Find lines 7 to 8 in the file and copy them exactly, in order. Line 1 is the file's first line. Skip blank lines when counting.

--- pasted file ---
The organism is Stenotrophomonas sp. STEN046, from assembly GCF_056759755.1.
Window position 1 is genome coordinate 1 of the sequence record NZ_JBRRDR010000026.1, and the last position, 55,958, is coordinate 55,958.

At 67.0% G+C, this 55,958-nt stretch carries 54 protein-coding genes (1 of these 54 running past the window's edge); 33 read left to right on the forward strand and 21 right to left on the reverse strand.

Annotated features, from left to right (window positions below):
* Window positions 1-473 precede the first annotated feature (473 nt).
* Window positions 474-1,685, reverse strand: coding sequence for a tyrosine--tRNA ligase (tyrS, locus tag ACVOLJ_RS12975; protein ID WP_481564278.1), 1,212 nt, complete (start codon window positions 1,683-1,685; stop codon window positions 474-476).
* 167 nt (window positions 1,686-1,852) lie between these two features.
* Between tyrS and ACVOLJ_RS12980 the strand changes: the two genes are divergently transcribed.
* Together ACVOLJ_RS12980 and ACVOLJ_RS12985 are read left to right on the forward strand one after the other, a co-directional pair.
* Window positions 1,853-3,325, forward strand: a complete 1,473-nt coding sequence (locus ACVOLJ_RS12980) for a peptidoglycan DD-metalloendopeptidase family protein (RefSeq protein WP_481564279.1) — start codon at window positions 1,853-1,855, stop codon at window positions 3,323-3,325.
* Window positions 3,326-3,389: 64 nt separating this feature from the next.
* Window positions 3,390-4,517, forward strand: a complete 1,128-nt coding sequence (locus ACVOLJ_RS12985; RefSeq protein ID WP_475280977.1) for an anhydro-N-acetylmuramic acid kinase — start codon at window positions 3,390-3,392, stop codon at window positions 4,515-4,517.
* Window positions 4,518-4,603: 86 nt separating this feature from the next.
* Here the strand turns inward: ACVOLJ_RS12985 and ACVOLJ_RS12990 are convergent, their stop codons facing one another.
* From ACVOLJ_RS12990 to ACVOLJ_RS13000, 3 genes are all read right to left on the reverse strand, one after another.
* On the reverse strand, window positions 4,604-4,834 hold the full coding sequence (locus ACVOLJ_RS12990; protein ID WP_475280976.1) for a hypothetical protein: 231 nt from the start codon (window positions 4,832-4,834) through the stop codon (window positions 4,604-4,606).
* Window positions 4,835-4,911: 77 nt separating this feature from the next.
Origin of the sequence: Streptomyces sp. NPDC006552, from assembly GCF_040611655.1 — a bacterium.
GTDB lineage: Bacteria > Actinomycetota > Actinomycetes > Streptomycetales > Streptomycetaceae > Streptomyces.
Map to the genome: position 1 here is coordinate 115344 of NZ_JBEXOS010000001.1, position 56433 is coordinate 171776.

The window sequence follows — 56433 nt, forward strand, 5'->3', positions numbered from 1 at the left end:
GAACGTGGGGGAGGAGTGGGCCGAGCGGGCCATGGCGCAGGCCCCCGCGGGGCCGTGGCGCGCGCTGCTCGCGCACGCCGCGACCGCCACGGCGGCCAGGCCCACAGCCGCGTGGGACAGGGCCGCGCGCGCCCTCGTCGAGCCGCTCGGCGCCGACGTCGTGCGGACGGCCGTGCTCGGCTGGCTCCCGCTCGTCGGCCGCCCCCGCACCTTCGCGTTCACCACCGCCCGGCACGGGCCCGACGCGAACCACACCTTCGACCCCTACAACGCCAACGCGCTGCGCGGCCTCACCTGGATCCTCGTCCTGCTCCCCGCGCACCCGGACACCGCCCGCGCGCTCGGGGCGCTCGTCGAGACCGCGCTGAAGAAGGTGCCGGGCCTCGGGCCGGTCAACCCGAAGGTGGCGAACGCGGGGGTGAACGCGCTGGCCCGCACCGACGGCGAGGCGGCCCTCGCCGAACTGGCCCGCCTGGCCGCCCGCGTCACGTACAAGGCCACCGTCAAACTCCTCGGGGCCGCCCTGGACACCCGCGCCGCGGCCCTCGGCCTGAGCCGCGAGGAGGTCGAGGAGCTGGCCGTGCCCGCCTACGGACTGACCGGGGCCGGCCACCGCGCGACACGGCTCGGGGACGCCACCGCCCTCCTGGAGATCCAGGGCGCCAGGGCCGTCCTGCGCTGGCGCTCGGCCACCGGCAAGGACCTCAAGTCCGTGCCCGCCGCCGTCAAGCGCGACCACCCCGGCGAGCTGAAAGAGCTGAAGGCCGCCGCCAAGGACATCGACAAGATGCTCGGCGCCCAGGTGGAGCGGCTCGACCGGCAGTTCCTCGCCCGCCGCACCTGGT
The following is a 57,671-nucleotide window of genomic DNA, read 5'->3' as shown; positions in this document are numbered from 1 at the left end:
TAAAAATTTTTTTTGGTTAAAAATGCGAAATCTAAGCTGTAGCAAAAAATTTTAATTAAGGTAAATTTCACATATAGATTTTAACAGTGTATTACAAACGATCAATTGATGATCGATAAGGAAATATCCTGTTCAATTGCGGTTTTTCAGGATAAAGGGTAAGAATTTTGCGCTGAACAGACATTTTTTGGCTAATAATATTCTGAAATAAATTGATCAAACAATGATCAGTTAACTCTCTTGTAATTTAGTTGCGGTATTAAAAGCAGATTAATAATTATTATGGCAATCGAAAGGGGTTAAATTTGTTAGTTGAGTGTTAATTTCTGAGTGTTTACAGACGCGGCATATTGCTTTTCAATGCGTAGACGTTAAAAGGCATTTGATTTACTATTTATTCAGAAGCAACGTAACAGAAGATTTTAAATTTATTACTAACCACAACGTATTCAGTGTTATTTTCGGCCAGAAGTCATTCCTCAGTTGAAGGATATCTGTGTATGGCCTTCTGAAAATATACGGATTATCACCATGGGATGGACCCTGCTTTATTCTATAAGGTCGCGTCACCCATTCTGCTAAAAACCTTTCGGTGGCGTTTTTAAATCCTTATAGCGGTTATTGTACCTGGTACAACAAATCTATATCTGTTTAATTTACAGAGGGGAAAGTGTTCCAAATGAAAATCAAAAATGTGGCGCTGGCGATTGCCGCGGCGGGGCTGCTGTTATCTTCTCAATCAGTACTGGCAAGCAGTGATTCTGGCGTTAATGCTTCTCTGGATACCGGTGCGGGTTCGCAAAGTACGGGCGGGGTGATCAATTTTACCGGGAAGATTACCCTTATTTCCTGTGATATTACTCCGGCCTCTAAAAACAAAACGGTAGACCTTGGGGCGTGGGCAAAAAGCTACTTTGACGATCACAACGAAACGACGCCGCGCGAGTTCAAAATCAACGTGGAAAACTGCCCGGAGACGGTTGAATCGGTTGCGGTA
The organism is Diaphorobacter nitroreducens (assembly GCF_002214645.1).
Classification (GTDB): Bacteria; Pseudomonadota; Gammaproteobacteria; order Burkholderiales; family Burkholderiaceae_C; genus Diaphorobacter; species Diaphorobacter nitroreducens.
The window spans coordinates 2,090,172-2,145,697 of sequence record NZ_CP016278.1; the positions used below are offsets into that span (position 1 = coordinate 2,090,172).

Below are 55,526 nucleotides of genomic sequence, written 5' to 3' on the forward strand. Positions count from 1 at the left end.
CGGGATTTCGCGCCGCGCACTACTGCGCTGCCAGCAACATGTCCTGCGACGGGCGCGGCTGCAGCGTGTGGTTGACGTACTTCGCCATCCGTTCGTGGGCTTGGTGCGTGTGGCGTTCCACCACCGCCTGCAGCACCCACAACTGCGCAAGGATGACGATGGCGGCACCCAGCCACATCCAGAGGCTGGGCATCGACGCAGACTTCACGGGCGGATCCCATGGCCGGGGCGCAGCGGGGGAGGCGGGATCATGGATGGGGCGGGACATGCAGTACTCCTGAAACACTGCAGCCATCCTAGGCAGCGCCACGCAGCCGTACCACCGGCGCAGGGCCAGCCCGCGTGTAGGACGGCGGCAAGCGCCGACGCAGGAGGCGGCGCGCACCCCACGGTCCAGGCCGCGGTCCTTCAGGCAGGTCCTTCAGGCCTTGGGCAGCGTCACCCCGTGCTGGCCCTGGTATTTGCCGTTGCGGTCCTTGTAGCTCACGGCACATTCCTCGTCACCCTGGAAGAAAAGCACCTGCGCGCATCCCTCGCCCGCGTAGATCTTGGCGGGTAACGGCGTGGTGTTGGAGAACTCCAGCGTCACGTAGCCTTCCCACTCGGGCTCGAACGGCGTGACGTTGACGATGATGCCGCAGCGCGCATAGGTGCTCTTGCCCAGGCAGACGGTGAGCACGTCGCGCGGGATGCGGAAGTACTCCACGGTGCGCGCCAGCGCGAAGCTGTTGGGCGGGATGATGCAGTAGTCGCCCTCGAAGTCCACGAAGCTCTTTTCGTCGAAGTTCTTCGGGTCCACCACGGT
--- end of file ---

* 167 nt (window positions 1,686-1,852) lie between these two features.
* Between tyrS and ACVOLJ_RS12980 the strand changes: the two genes are divergently transcribed.